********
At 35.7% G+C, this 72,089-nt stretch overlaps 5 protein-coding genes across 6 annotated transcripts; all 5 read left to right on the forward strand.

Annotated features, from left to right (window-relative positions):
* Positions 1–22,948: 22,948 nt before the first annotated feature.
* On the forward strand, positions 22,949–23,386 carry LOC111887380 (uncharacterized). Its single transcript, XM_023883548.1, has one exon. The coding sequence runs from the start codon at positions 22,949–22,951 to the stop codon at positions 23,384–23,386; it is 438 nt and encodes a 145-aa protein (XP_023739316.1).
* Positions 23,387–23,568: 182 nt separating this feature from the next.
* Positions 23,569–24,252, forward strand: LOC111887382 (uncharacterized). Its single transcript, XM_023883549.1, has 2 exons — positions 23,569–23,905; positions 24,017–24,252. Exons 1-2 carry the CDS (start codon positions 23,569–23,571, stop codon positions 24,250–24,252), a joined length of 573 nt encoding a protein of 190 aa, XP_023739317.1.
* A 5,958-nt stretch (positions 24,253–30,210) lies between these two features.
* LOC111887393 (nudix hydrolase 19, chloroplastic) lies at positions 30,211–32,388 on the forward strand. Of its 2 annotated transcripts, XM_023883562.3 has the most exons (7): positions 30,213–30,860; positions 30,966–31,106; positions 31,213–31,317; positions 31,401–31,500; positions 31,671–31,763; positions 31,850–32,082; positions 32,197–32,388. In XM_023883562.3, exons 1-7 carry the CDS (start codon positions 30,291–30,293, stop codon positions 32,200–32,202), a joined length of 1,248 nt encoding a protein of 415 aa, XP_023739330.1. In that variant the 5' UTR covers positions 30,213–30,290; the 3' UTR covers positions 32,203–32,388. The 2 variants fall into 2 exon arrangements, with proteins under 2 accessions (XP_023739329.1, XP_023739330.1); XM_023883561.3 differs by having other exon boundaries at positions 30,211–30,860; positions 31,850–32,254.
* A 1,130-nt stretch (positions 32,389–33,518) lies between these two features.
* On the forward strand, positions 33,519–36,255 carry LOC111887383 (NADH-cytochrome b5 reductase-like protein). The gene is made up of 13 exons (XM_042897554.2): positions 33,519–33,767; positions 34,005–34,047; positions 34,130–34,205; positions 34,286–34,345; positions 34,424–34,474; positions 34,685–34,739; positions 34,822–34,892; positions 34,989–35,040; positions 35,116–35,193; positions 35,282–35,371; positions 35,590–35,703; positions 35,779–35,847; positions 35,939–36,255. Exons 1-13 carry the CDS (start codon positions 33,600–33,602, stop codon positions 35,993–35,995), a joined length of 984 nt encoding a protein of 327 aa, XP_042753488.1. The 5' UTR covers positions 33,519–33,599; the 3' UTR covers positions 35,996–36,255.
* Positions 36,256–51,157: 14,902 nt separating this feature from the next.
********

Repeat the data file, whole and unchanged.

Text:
At 35.7% G+C, this 72,089-nt stretch overlaps 5 protein-coding genes across 6 annotated transcripts; all 5 read left to right on the forward strand.

Annotated features, from left to right (window-relative positions):
* Positions 1–22,948: 22,948 nt before the first annotated feature.
* On the forward strand, positions 22,949–23,386 carry LOC111887380 (uncharacterized). Its single transcript, XM_023883548.1, has one exon. The coding sequence runs from the start codon at positions 22,949–22,951 to the stop codon at positions 23,384–23,386; it is 438 nt and encodes a 145-aa protein (XP_023739316.1).
* Positions 23,387–23,568: 182 nt separating this feature from the next.
* Positions 23,569–24,252, forward strand: LOC111887382 (uncharacterized). Its single transcript, XM_023883549.1, has 2 exons — positions 23,569–23,905; positions 24,017–24,252. Exons 1-2 carry the CDS (start codon positions 23,569–23,571, stop codon positions 24,250–24,252), a joined length of 573 nt encoding a protein of 190 aa, XP_023739317.1.
* A 5,958-nt stretch (positions 24,253–30,210) lies between these two features.
* LOC111887393 (nudix hydrolase 19, chloroplastic) lies at positions 30,211–32,388 on the forward strand. Of its 2 annotated transcripts, XM_023883562.3 has the most exons (7): positions 30,213–30,860; positions 30,966–31,106; positions 31,213–31,317; positions 31,401–31,500; positions 31,671–31,763; positions 31,850–32,082; positions 32,197–32,388. In XM_023883562.3, exons 1-7 carry the CDS (start codon positions 30,291–30,293, stop codon positions 32,200–32,202), a joined length of 1,248 nt encoding a protein of 415 aa, XP_023739330.1. In that variant the 5' UTR covers positions 30,213–30,290; the 3' UTR covers positions 32,203–32,388. The 2 variants fall into 2 exon arrangements, with proteins under 2 accessions (XP_023739329.1, XP_023739330.1); XM_023883561.3 differs by having other exon boundaries at positions 30,211–30,860; positions 31,850–32,254.
* A 1,130-nt stretch (positions 32,389–33,518) lies between these two features.
* On the forward strand, positions 33,519–36,255 carry LOC111887383 (NADH-cytochrome b5 reductase-like protein). The gene is made up of 13 exons (XM_042897554.2): positions 33,519–33,767; positions 34,005–34,047; positions 34,130–34,205; positions 34,286–34,345; positions 34,424–34,474; positions 34,685–34,739; positions 34,822–34,892; positions 34,989–35,040; positions 35,116–35,193; positions 35,282–35,371; positions 35,590–35,703; positions 35,779–35,847; positions 35,939–36,255. Exons 1-13 carry the CDS (start codon positions 33,600–33,602, stop codon positions 35,993–35,995), a joined length of 984 nt encoding a protein of 327 aa, XP_042753488.1. The 5' UTR covers positions 33,519–33,599; the 3' UTR covers positions 35,996–36,255.
* Positions 36,256–51,157: 14,902 nt separating this feature from the next.